New Zealand is not only a net exporter of agricultural products, but also a thought leader on agricultural liberalisation. It champions the cause based on its own experiences (occasionally to the discomfort of some European leaders). But despite the general offensive interest of New Zealand, the reality is that its specific interests with Europe are more congenial. New Zealand exports over €1 billion of its primary export product to the EU – sheep and goat meat – where the EU is not self-sufficient and 23% of its consumption is met by imports, of which almost all (85%) is imported from New Zealand. These products enters into the EU duty-free through tariff rate quotas, negotiated following the accession of the UK into the EU, subsequently codified through the conclusion of the Uruguay Round in 1993. The threat the EU would face from liberalising its trade with New Zealand is therefore greatly exaggerated, as many of New Zealand’s key imports to the EU already enter duty-free.
Subsequent diversification into other agricultural exports, like kiwifruit, was a product development driven by New Zealand’s market reforms. Italy and France are extremely competitive in Kiwifruit (once rebranded from Chinese gooseberries by New Zealand farmers for global marketing purposes), Italy has even overtaken New Zealand as the world’s leading exporter. Export volumes of the two EU Member States are sufficient to make the comparative advantage of the entire EU positive (above 1.00). Moreover, kiwifruits are seasonal produce, and imports from Chile and New Zealand in the southern hemisphere are complementary to local cultivation in Italy and France. Zespri, New Zealand’s farmer cooperative, has invested in the EU to the extent that 11% of its overseas sales are produced in the EU, effectively enabling year-round production and adding value to EU based production through bringing in new varieties, IP, and favourable supply chain relationships.
Top 15 imported products from New Zealand in the EU
HS six-digit level and EU export competitiveness (New Zealand preferences in italics)
Source: UN Comtrade/TRAINS, 2013; own calculations; EU TARIC, 2015
In all, amongst the top fifteen agricultural products imported by the EU from New Zealand (covering 79% of volumes), five tariff lines (sheep and wool) already enter the Single Market duty free. New Zealand also already enjoys lower rates on an additional three lines, at less than half the rate of current specific MFN rates (butter and bovine meat). As evident, EU consumption relies heavily on the import of these products. The remaining products (where New Zealand pays full duties) are complementary to EU domestic production, either for seasonal reasons (e.g. onions and shallots), or consumer preferences, such as wine, where the EU demonstrates extremely high export competitiveness and is by no means threatened by New Zealand imports.
The remaining key export items from New Zealand, notably dairy (often in the more tradable form of concentrate, powder and cheese) belong to one of the most competitive sectors in the EU, where the EU’s export orientation has expanded most quickly amongst European agribusiness. There are also strong complementarities as New Zealand export mainly whole milk powder, while the EU industry is investing in capacities in New Zealand to take advantage of the country’s FTA with China. Such triangular market access is also evident in manufacturing.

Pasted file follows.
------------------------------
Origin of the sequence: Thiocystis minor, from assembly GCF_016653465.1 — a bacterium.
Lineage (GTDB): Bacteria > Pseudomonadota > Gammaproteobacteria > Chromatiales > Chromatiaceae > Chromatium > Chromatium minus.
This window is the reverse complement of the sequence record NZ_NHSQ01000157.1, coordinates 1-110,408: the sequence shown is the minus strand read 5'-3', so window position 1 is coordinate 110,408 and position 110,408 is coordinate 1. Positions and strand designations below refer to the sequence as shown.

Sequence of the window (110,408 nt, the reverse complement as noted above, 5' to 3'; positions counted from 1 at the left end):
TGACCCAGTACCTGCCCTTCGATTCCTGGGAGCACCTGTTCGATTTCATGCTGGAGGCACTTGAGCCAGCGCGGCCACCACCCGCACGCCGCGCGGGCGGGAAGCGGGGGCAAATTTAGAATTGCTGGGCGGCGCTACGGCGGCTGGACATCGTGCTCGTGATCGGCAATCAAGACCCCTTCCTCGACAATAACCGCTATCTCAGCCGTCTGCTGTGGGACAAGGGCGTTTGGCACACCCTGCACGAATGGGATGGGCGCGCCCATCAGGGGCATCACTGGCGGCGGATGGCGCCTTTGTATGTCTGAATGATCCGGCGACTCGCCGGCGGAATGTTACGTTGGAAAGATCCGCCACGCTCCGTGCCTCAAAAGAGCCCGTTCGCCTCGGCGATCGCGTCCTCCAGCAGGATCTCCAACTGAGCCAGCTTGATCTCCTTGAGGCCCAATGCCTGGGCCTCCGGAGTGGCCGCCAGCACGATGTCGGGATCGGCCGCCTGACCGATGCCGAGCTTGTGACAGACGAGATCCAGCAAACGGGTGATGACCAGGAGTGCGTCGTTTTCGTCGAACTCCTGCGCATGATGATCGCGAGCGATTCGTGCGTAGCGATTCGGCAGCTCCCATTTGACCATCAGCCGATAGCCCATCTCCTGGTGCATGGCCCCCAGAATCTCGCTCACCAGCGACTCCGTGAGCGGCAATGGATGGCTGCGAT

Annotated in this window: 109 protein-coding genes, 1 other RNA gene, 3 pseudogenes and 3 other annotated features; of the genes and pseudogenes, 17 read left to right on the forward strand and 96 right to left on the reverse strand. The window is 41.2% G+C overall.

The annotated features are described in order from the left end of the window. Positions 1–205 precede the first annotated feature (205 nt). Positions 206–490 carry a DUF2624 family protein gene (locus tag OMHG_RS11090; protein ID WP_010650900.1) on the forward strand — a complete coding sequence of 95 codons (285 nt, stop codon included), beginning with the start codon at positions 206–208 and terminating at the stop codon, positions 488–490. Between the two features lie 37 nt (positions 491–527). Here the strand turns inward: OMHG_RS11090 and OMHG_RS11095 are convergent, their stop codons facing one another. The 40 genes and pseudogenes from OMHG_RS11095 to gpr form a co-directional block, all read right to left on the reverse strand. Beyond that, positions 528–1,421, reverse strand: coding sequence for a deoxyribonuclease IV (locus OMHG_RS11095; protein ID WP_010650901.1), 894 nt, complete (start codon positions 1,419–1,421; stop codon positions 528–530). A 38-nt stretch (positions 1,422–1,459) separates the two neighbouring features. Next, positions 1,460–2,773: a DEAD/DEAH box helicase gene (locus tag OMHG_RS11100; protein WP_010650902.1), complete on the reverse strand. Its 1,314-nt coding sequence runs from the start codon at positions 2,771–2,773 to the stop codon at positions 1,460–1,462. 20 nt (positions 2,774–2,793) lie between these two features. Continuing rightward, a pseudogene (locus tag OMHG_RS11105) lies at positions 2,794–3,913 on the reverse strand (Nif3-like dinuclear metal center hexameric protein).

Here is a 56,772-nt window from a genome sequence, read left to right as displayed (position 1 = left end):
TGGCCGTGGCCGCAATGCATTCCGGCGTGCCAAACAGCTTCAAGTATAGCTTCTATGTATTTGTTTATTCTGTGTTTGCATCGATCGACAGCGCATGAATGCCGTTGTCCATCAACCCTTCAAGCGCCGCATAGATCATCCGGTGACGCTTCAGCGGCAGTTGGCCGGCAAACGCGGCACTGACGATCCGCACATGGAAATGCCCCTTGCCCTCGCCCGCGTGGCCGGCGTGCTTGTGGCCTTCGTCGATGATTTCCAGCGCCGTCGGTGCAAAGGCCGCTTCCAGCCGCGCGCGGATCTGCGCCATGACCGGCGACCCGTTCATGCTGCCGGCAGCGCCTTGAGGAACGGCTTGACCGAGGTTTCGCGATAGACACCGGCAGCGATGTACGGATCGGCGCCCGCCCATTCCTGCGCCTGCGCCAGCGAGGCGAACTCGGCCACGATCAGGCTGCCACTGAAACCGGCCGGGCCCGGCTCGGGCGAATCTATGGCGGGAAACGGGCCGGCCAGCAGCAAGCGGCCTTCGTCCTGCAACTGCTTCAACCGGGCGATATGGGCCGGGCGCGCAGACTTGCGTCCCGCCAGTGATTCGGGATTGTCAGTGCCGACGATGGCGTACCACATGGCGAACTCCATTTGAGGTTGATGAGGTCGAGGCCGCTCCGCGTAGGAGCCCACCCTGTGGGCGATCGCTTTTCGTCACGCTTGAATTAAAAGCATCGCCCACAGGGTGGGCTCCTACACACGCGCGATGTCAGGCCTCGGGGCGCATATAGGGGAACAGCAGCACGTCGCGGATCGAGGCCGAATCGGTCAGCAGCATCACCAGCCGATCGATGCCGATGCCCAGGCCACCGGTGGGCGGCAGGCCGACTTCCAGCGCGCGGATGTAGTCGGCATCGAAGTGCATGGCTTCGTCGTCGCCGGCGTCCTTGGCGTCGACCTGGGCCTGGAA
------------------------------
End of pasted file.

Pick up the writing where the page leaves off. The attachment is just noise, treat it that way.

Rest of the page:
It is true that agriculture tariffs remain the stumbling block in almost all current and remaining EU trade negotiations. However, trade with New Zealand is extremely concentrated to a few products and fairly limited. None of the exports are amongst Europe’s most sensitive products, e.g. grains and sugar. Land available for agriculture in New Zealand’s is continuously shrinking due to expanding tourism and urban development, and there is currently less than 113,000 km2 of total agricultural land available. In terms of arable land, New Zealand is smaller than Belgium, Estonia and Albania. But perhaps more importantly, the existing duty-free treatments and complementarities makes a case for EU-New Zealand FTA negotiated swiftly and with relative ease. The crude reality is such that if an FTA cannot be done with New Zealand, it cannot be done at all.
 European Commission, ‘Health Check’ of the Common Agricultural Policy, accessed at: http://ec.europa.eu/agriculture/healthcheck/index_en.htm; European Commission, Agricultural Policy Perspectives, 12/2013
 Zespri, Annual report 2013/2014
 Revealed comparative advantage (RCA) or Balassa index, indicates export competitiveness where 1.00 is average value, and 2.00 indicates twice the international average in competitiveness on the product
 FAO Statistics, 2012
Existing Regulatory Cooperation EU-New Zealand
The EU and New Zealand are already part of a range of trade policy geometries with each other through almost every open plurilateral in the trading system, including the WTO IT Agreement and the additional protocols on services: New Zealand has also recently acceded to the Government Procurement Agreement (GPA); and both will eventually be the founding members of the Trade in Services Agreement (TISA) and the Environmental Goods Agreement (EGA). Assuming that these plurilaterals adequately cover the substance, the emphasis of a bilateral FTA with New Zealand would gravitate towards two extremes – namely on the most basic issue of tariffs (which we have considered carefully) and “behind the border” integration.